UNIVERSITY PARK - The Centre County United Way's House of Care in State College now has a fully renovated backyard, courtesy of students who were enrolled this spring in a Penn State College of Agricultural Sciences horticulture class.
The students constructed a patio, gazebo, new fencing, a wheelchair-access ramp and a rainwater garden in the home's backyard. Much of the existing shrubbery was removed and replaced with newer, low-maintenance greenery that gives residents more privacy. A vegetable garden also was planted.
The House of Care's new garden and gazebo were dedicated this summer.
The design for the project was created by students who completed independent study courses in horticulture last fall.
Dan Stearns, J. Franklin Styer Professor of Horticultural Botany, and Martin McGann, associate professor of landscape contracting, taught the course and oversaw the project. Stearns explained that students taking the Horticulture 464 Landscape Construction class typically complete on-campus projects but said he was pleased to add a service-learning component to the course this year.
"Some of the home's residents don't have the financial resources to live on their own," said Stearns. "I think it's important for students to be able to see that not everyone lives the way they do."
Andrew Haverstick, of Lancaster, a junior Landscape Contracting major with a design and build option and a minor in arboriculture, was one of the students who took the course. He enjoyed working with the people at the House of Care.
"We talked with them a lot, and it was neat to be able to see who we're working for," he said. "It provided a little extra motivation. I felt like, 'I'm building it so this person can enjoy it.' It was great to be able to know that these people would benefit from the work we were doing."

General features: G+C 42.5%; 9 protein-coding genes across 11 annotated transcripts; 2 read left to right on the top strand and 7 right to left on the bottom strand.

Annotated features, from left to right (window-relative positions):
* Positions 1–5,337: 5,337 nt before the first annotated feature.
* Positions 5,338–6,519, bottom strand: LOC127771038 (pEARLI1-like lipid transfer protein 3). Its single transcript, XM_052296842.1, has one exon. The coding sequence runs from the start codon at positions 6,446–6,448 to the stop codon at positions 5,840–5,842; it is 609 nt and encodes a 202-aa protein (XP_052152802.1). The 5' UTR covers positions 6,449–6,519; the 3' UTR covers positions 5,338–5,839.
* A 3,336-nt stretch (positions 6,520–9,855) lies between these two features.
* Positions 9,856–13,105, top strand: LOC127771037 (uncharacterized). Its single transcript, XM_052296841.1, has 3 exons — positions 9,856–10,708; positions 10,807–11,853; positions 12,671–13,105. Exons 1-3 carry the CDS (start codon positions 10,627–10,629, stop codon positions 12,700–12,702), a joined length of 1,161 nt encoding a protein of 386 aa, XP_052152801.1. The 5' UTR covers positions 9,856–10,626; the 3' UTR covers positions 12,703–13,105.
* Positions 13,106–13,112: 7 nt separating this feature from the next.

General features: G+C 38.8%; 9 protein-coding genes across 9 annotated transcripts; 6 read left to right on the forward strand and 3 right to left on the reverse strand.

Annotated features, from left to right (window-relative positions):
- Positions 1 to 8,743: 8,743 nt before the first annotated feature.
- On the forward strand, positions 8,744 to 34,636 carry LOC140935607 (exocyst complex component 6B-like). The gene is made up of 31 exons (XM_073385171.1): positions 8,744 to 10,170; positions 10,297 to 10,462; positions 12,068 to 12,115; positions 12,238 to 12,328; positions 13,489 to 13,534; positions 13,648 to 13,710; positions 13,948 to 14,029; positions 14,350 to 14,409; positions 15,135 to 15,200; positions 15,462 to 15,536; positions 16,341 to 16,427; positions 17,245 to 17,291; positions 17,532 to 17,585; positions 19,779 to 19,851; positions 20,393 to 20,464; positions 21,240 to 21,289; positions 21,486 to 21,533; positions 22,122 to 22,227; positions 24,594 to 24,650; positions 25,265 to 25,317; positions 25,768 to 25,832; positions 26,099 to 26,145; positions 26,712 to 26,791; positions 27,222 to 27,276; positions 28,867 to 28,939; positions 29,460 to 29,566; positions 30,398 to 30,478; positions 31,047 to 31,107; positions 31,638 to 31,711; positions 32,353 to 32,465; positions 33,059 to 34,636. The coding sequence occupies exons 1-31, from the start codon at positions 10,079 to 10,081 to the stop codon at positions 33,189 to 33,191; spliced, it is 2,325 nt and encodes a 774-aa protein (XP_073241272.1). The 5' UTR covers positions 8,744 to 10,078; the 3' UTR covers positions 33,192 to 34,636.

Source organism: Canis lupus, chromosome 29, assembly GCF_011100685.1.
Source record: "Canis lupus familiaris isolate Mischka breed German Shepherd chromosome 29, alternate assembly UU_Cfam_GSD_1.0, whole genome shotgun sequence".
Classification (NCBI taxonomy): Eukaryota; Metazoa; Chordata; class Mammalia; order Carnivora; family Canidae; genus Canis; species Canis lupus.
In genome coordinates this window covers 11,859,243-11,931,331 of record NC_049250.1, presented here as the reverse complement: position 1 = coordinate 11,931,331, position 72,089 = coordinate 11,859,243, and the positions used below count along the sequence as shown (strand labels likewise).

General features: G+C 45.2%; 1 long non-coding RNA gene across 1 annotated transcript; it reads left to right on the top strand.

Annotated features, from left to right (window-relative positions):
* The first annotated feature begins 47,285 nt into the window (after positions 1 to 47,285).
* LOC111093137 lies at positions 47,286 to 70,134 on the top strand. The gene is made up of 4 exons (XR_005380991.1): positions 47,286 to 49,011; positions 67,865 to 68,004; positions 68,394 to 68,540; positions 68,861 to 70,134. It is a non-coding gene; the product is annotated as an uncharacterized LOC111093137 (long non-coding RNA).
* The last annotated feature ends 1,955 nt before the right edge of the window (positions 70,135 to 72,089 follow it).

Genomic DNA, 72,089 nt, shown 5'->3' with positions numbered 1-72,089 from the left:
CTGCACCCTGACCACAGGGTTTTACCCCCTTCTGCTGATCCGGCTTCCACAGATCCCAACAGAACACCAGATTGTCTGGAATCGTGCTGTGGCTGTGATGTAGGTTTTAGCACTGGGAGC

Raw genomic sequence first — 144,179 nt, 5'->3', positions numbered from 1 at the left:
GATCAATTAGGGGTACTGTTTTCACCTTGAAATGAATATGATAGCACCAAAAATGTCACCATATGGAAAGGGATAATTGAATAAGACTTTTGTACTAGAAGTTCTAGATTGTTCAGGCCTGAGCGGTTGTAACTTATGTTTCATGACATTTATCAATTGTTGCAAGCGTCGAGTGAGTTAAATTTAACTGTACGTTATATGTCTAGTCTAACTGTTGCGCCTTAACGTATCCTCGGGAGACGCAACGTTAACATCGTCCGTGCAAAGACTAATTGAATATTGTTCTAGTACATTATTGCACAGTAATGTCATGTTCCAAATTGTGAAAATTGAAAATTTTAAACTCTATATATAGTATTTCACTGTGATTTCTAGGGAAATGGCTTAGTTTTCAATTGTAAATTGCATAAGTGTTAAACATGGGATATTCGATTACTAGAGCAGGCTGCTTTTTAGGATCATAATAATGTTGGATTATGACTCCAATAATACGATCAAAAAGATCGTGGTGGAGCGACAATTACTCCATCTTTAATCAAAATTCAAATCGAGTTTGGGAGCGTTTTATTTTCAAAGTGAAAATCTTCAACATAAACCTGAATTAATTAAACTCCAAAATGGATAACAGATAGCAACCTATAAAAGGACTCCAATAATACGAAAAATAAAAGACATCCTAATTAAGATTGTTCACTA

Students began preparing for the renovation on the first day of class. They were divided into committees to focus on specific aspects of the project, including safety, codes and regulations, tools, layout, materials procurement, and scheduling.
Each week students rotated between committees, and project managers would update their contacts outside of the course on their progress.
"I was really excited about what we were doing," said Haverstick. "It's such a great opportunity for us to get outside of the classroom and actually do the things we were learning about."
Students also met with borough officials and board members from the House of Care to coordinate their plans. Stearns noted that the students appreciated the responsibility of making many of the project's important decisions.
"It was great for students to have the opportunity to put together a project and really see what it takes," he said. "The goal was for them to really understand the construction process and the different steps involved, which are all so important.
"Our students were really proud of the finished product," Stearns added. "And the residents were extremely happy with the result, which of course makes us happy. It was a win-win."
Materials and supplemental professional services were donated by local companies: Pavestone, Scott's Landscaping and Meek's Tree Service.
Assistance with the recycling of demolition materials was provided by the University's Office of Physical Plant.